“During the seminar period, each of the teachers prepared a unique piece of new curriculum for their classroom, based on the things that they learned in the seminar,” says Saltzman. These included, among others, the unit on beta blockers mentioned above, as well as curriculum sections on the use of plants in traditional Diné (Navaho) medicine, the chemistry behind painkillers, and the toxic effects of mercury, alcohol, and cannabis on human cells.

Other seminars and just some of the curriculum units developed in them were:

• “Interdisciplinary Approaches to Consumer Culture,” led by Jean-Christophe Agnew, professor of American studies and history — a curriculum unit designed to teach “consumer literacy” to second-graders; one on food packaging aimed at middle school students; and one for high school juniors that uses the Zoot Suit Riots of 1943 to explore how the consumer culture can be a part of political protest.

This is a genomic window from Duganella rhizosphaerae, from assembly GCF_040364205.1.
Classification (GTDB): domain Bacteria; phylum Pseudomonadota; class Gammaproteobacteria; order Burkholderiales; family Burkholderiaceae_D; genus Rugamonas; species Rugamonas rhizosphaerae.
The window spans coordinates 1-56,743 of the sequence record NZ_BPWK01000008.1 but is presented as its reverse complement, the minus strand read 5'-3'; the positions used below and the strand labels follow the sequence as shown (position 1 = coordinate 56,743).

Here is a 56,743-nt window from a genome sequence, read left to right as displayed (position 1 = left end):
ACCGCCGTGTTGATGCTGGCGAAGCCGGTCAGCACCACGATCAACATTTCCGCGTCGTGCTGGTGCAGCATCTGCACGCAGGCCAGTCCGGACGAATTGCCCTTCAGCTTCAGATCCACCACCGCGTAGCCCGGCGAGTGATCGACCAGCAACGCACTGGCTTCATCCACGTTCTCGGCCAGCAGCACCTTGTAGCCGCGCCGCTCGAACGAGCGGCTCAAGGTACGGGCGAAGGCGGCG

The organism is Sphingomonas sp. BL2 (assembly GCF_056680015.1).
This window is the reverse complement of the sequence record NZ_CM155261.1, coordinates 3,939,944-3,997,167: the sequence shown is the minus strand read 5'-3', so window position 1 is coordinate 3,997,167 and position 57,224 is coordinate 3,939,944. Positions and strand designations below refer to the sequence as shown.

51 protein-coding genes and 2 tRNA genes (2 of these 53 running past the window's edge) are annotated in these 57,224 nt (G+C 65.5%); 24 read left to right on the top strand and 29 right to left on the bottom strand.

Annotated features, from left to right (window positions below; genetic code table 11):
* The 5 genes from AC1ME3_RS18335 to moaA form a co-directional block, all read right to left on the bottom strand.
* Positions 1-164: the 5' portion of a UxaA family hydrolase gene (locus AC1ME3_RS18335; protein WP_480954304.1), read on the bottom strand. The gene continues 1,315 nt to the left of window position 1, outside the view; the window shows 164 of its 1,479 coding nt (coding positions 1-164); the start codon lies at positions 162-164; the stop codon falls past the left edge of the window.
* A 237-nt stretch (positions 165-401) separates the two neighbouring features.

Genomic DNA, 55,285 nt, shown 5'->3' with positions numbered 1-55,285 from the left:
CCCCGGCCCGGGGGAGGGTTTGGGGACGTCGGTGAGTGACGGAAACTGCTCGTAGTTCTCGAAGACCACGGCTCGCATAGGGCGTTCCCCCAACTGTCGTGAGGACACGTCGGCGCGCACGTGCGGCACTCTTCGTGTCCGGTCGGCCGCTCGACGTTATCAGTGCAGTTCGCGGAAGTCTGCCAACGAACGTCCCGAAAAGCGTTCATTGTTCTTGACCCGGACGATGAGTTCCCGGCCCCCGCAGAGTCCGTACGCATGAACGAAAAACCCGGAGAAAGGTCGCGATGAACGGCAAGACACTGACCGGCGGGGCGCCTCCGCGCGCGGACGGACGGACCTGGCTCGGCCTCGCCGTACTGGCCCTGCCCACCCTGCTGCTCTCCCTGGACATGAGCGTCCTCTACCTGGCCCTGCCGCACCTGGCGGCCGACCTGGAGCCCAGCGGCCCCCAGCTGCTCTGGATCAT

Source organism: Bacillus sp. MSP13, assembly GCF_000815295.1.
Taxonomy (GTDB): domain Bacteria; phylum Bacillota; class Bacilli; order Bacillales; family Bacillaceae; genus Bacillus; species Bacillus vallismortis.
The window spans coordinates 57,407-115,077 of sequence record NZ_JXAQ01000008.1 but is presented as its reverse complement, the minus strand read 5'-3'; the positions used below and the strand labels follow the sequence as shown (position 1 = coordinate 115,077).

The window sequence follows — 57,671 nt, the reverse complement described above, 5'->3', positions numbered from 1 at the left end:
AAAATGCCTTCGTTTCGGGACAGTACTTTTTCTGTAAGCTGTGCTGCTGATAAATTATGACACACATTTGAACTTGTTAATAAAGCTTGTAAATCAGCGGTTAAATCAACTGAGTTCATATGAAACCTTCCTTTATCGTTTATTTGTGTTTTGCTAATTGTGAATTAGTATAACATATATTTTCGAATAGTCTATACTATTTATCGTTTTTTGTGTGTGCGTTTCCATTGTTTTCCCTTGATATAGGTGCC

• “Storytelling: Fictional Narratives, Imaginary People, and the Reader’s Real Life,” led by Jill Campbell, professor of English — the above-mentioned unit on non-violence; “Hungry for Knowledge,” which uses “The Hunger Games” to teach middle school students about the principles of American citizenship; and “Reading, Writing, and Recidivism,” a high-school curriculum exploring the therapeutic power of storytelling.

• “The American Presidency,” led by Bryan Garsten, professor of political science — the above-mentioned unit on unconscious factors affecting voters; “What Do Presidents Really Do?” for fifth-graders and “What the Founders Could Not Have Known” for middle-school students.

• “Narratives of Citizenship and Race since Emancipation,” led by Jonathan Holloway, professor of history, African American studies, and American studies — a fifth-grade unit titled “For Colored Folks Only: The Rise and Fall of Jim Crow Laws”; “Diverse Journeys — Americans All!” for elementary school students; and “From Three Rivers to Arlington: Mexican American Civil Rights to 1954” for high-schoolers.